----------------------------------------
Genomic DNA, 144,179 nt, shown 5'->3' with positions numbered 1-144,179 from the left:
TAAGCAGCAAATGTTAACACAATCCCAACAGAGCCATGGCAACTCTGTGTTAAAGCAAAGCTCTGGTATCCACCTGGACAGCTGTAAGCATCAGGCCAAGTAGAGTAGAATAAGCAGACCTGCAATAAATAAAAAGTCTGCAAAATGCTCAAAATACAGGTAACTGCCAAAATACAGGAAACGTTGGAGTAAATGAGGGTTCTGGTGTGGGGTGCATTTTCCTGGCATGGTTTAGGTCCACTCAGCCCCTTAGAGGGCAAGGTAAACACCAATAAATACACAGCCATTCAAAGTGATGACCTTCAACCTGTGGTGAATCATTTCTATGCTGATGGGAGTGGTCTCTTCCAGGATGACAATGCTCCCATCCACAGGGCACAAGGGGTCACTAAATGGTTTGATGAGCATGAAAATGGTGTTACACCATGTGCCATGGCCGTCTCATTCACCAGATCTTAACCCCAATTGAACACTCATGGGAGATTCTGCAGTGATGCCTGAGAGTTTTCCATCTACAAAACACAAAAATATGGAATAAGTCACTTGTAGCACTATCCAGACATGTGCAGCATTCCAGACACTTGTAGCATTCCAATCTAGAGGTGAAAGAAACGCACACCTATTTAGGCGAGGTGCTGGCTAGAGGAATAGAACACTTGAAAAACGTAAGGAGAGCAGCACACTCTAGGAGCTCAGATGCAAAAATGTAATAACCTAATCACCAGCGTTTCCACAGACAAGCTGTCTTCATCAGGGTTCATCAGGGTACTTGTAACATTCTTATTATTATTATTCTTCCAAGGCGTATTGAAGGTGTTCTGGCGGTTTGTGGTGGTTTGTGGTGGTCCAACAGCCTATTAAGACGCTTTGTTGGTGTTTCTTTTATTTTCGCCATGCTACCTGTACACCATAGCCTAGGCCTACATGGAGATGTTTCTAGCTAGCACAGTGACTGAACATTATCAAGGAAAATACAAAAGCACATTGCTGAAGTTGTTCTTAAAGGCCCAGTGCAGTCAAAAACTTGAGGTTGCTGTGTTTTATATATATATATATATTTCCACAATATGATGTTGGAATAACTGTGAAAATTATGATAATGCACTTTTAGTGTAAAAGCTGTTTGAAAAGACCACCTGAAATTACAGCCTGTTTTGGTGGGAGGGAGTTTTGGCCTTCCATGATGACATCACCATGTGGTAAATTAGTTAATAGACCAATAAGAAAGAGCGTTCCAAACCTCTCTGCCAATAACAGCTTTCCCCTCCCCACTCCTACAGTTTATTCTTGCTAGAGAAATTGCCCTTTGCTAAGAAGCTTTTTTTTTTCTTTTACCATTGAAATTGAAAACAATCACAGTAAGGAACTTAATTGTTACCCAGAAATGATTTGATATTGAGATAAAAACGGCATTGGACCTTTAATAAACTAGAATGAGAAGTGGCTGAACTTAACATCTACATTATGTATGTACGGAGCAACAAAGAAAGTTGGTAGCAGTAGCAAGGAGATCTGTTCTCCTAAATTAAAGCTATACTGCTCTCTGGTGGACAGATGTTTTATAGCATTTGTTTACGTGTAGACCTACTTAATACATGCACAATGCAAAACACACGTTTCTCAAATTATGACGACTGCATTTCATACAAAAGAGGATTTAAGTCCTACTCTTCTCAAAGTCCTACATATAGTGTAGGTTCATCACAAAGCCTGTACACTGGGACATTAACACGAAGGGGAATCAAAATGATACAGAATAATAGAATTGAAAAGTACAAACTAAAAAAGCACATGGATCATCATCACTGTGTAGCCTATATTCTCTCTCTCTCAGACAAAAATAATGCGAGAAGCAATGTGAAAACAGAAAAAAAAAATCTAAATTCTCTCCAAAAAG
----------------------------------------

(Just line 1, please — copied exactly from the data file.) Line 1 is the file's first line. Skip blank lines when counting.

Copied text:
Genomic DNA, 144,179 nt, shown 5'->3' with positions numbered 1-144,179 from the left: